Increase Your Labour Cost, Increase Your Profit

By Candice Lepage

Recently the Government of Ontario announced upcoming changes to the workplace legislation. Beginning January 1st of 2018 the minimum wage every employer must pay their staff is $14.00 per hour, $12.20 per hour for servers at licensed restaurants and $13.15 for part time employees under 18 years of age

 This is a significant increase from our current $11.40 per hour. And it is only the first increase - as on January 1 of 2019 it will increase again with the general minimum wage increasing to $15 per hour. An increase of $2.60 per employee, per hour, is certainly something to be concerned about. It will make a significant impact on any businesses costs.

But let’s talk about the impact it will have on your business’s profit:


  1. Reduce turnover - Part of the reason minimum wage paying jobs have such high turnover is because it is difficult for an adult to maintain all of their responsibilities at Ontario’s minimum wage. Living Wage is calculated based on the average costs in the community in which you live. Most communities have a Living Wage calculated to be no less than $15/hour (Guelph’s is actually $16.50/hour).

    A person who cannot meet all of their financial responsibilities at the current minimum wage is either constantly on the lookout for a better paying job, so has no incentive to stay after you’ve spent money training them, or is making a second wage at another part time job, or through a “side hustle”. At any point, that second job may begin to provide more wage to your employee and they will focus more energy or all of their energy into that job, leaving you short staff and in need of hiring and training again.

  2. Reduce training cost - Training costs a business money. You are paying two people to do the job of one. You have one capable employee only doing half a job, and one new employee learning to do a full job. Some industries, particularly ones which pay minimum wage or close to it are industries with very high turnover, so they are constantly training new staff. Any benefit found by paying an employee $2 or $3 less per hour is lost by paying a second person to help train that employee.

  3. Increase productivity - when an employee is not tired from working two jobs, or worried about their bills at home, they are more capable of giving you their best effort. Most people really do like their job, their co-workers, their bosses and want to see their companies do well. When they have more space to take personal responsibility in their job they will.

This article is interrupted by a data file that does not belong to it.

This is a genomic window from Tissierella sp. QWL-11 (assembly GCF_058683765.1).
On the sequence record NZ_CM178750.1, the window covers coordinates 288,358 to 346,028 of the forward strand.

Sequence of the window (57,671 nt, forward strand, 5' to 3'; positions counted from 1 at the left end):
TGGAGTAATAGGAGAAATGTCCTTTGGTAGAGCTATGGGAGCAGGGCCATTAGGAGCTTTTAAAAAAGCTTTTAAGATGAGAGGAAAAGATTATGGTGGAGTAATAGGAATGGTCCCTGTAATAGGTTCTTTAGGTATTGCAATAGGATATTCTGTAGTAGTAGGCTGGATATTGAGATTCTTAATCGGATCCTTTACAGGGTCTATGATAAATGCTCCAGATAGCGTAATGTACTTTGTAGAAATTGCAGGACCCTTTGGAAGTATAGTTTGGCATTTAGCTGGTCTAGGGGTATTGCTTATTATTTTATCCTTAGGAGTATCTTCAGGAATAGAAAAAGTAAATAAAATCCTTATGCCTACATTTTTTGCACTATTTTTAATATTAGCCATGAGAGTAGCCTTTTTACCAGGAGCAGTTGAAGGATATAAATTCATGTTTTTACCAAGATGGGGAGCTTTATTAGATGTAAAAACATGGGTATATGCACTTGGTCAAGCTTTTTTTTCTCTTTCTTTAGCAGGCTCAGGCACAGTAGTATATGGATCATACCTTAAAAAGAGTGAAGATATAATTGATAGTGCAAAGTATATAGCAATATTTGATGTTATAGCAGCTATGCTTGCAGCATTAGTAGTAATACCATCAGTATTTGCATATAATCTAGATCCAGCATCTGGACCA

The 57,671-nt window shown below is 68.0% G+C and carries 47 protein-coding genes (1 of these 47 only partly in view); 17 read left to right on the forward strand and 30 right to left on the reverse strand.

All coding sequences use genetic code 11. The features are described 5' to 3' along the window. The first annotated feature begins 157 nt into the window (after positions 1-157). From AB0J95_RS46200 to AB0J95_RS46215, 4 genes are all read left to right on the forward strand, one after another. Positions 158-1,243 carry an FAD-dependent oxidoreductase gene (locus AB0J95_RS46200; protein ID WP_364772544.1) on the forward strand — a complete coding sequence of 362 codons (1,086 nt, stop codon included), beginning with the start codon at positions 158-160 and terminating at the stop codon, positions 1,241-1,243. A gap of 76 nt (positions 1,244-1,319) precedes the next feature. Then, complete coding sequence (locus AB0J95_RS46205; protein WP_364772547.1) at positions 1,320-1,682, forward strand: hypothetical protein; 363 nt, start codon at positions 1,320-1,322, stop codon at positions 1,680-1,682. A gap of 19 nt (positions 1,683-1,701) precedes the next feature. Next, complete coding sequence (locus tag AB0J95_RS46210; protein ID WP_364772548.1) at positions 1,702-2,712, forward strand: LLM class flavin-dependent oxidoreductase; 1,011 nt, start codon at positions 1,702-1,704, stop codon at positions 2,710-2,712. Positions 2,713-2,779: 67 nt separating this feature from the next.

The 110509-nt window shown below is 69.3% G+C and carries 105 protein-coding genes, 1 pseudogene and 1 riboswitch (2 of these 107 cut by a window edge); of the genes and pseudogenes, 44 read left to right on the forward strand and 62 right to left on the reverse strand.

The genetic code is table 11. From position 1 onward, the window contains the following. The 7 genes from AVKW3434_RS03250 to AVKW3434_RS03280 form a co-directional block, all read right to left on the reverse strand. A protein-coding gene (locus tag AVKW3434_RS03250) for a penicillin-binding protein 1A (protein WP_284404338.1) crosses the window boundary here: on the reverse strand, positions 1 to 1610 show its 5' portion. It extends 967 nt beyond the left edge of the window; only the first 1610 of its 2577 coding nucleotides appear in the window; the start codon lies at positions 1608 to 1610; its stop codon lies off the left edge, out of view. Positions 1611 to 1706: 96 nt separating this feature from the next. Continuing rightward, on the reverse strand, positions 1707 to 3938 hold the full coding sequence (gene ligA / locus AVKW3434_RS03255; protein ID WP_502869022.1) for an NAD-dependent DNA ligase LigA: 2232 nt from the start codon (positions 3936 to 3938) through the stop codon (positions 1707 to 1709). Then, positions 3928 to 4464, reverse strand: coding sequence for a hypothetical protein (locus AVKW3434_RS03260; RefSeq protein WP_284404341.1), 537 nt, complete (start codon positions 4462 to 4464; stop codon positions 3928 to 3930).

By increasing your payroll costs, you will be reducing your training cost, and seeing more output from your employees. This has been shown to be true over and over again.

Don’t believe us? Here are a couple of interviews with other businesses which have started paying their staff more money.

Cake and Loaf Bakery in Hamilton - Can Small Businesses Afford To Pay Employees a Living Wage? This Bakery Owner Thinks So from The Globe and Mail 

Enviro-Stewards in Elmira - A Living Wage Benefits Both the Employee and the Employer from The Globe and Mail 


Economists will also tell you, there is one more benefit to your business by an increased minimum wage - People with disposable incomes spend money. When a person’s paycheque goes almost exclusively to housing, food and utilities, clothing and transportation, there is very little to spread around. But when a person can easily cover their base costs, they are more likely to go out for a nice dinner, splurge a little on their wardrobe, spend more on household recreation like investing in a pool. When your community isn’t pinching their pennies, they are more likely to shop at your business.

And just to keep the benefits going - when your employees are treating themselves at home, they are happier, more relaxed and more ready to work for you when they come into work!

Yes, a quick increase to Ontario’s minimum wage is a significant cost to your business, but it is  a short term cost, which over time will become an increase in your profit. Like any investment in your business, you need to know how much it will cost, plan out your payments over time and remember the benefit your investment will bring you long term.